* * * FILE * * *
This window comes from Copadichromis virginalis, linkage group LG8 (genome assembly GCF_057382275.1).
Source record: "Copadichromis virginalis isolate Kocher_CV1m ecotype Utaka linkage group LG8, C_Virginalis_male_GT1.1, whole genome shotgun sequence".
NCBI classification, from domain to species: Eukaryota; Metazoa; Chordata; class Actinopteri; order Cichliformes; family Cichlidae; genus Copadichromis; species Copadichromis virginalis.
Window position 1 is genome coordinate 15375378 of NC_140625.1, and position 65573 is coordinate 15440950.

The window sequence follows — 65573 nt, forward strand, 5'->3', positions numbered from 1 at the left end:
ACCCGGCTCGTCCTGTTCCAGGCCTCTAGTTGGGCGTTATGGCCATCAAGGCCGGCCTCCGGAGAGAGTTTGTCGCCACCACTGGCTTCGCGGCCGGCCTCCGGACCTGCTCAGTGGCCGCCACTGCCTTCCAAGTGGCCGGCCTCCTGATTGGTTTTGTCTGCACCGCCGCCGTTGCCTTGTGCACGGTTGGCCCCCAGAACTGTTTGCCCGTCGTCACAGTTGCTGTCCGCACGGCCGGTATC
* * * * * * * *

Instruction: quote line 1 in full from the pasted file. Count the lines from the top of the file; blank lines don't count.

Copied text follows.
This window comes from Copadichromis virginalis, linkage group LG8 (genome assembly GCF_057382275.1).